A lawsuit brought against Edgewood Mayor John Bassett and the entire governing body was the subject of a special meeting by the town council Sept. 3—and at which it took no action despite a contentious start.

The meeting pertained to a lawsuit by Thomas McGill, Jerry Powers, and the late Howard Calkins of CORE (Citizens for an Open and Responsible Edgewood) seeks to remove Bassett and the governing body from office, alleging he has committed malfeasance and fraud.

The lawsuit’s court documents show the State of New Mexico as a plaintiff in what is called a “qui tam” action, meaning one brought by a citizen on behalf of the government.

The special meeting had a single agenda item, to be heard in closed session because it was about pending litigation. To enter closed session, the council must vote to go into closed session and state why it is doing so. Afterwards, councilors affirm that nothing else was discussed in closed session and that no action was taken; actions like motions can only be done in open session.

At the beginning of the meeting, councilors Sherry Abraham and Audrey Jaramillo argued that Bassett should not be allowed in the closed session as he is a defendant in the lawsuit.

The town’s attorney, Marcus Rael, advised that because the only thing to be discussed was whether or not the town would intervene as a plaintiff in the qui tam lawsuit or not, that Bassett could take part in the closed session.

Rael said that if the town were to vote to intervene in the court case, Bassett would then have to recuse himself from any votes on the matter.

Describing it as complicated and messy, Rael said he would explain the various issues to the council once they were in closed session.

The vote to go into closed session, made by John Abrams and seconded by Sherry Abraham, was split, with Abraham and Jaramillo voting no, and Abrams and Councilor Linda Holle voting yes.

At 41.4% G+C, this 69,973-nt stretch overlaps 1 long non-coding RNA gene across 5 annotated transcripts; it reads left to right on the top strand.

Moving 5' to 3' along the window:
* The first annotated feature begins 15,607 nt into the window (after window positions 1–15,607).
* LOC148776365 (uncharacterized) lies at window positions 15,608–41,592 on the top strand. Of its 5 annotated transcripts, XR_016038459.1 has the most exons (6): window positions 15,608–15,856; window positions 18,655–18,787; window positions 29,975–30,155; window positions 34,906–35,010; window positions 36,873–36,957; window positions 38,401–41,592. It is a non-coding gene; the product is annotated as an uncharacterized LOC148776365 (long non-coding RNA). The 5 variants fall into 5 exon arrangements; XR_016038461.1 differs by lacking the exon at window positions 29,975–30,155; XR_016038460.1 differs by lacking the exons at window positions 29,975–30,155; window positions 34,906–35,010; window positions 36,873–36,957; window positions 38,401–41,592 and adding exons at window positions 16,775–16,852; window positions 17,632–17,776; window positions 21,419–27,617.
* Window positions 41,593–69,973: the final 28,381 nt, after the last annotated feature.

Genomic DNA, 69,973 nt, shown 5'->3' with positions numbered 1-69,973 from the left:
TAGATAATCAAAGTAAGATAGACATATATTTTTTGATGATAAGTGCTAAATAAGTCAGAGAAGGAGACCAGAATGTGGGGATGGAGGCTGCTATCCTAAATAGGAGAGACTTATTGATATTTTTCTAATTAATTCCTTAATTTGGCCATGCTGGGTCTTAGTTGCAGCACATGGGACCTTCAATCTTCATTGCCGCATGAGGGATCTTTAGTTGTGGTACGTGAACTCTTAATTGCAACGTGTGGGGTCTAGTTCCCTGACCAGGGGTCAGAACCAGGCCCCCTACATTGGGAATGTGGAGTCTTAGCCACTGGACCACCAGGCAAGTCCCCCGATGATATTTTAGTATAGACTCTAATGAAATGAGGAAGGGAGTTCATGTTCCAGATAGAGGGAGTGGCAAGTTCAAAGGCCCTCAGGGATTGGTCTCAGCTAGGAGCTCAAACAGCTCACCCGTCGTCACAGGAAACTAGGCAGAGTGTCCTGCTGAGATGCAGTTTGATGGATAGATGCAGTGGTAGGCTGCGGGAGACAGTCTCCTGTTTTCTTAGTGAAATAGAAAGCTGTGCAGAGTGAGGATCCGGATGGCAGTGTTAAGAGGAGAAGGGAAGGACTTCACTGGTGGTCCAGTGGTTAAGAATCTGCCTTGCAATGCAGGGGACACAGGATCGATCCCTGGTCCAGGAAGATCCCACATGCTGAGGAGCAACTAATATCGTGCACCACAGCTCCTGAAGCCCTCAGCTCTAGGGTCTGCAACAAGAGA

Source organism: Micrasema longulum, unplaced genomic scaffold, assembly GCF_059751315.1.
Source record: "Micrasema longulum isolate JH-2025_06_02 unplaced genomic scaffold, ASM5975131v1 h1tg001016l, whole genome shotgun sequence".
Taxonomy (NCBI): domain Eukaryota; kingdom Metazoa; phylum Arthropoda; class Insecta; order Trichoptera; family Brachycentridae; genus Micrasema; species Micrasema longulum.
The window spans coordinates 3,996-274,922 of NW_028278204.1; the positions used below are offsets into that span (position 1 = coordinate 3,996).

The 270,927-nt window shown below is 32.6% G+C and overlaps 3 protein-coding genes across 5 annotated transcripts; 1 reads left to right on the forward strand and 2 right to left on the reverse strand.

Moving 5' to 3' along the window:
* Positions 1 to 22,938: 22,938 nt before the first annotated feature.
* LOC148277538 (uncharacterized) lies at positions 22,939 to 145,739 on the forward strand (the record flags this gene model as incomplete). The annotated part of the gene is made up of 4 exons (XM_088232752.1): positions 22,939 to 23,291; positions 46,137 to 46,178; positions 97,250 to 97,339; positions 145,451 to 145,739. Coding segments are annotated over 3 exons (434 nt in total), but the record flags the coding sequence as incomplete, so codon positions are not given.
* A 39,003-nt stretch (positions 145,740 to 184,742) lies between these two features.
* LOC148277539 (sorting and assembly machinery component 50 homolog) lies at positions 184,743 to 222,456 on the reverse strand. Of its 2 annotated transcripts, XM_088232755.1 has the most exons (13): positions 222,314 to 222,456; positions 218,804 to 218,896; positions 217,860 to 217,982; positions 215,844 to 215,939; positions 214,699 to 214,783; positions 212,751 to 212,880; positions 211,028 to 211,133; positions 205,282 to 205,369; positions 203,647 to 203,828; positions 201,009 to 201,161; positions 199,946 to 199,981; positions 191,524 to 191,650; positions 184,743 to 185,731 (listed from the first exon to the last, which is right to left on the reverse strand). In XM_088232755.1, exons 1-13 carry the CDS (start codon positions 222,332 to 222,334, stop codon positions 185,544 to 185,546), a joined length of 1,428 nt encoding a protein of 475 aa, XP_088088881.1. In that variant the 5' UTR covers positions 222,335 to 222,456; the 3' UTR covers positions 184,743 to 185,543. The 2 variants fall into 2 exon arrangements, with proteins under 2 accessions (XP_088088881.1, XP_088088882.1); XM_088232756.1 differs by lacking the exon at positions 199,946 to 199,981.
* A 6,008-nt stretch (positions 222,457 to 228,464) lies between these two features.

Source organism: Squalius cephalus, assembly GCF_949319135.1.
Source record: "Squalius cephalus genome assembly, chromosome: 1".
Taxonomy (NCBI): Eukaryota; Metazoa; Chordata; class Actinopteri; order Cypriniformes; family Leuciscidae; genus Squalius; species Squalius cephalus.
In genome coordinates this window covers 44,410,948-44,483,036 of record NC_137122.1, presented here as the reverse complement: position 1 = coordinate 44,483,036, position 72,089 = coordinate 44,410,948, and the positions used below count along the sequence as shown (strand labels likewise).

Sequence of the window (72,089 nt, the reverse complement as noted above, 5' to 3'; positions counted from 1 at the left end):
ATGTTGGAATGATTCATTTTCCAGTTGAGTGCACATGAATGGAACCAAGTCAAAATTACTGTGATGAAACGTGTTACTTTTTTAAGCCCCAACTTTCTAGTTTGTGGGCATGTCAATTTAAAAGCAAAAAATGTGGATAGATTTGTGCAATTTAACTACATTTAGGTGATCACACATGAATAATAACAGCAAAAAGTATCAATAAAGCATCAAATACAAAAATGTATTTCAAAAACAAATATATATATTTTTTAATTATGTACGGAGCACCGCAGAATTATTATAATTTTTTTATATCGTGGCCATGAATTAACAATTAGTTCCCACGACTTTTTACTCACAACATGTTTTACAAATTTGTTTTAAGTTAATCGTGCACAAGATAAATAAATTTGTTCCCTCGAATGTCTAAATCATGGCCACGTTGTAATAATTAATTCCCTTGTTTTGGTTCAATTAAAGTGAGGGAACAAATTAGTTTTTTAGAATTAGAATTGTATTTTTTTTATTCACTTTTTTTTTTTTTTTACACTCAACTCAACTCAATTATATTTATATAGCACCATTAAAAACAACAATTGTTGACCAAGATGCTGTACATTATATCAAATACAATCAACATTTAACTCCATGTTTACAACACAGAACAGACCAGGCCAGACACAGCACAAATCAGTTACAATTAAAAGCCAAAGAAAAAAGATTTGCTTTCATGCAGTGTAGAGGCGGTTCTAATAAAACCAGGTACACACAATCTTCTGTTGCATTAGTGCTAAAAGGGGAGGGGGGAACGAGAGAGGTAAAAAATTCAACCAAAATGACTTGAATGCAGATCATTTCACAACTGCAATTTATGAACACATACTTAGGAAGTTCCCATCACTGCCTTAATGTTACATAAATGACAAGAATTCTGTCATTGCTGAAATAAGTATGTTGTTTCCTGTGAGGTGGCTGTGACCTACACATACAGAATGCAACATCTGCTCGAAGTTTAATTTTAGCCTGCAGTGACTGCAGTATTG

Bassett broke the tie with an affirmative vote, and the council recessed to closed session.

When they returned after two hours, in just five minutes the council made its motion to return to open session.

Councilor Sherry Abraham then made a motion to intervene as a plaintiff in the lawsuit, which died for lack of a second. No other motions were offered, and the council adjourned without further comment.

Attorney General Hector Balderas on July 28 declined to intervene as a plaintiff in the case. Edgewood’s declination means that an amended complaint filed March 9 will be unsealed, according to court documents.

CORE’s attorney, Adrian Terry, filed a motion June 6 to lift the seal “to permit Plaintiffs to serve a copy of the First Amended Complaint on all captioned defendants” and to “permit Plaintiffs to commence and continue with the prosecution of this action.”

According to that motion, McGill et al. want to add an additional cause of action and two additional parties, Bassett’s mother and brother.

Leota Harriman
Leota Harriman

Leota started working for The Independent in 2006, working her way up through the ranks. An employee buyout in 2010 led to her ownership of the newspaper. Leota has served on the board of the N.M. Press Association, and is currently its First Vice President. She is passionate about health and wellness, especially mental health, and loves making art. She can be reached at news.ind.editor@gmail.com.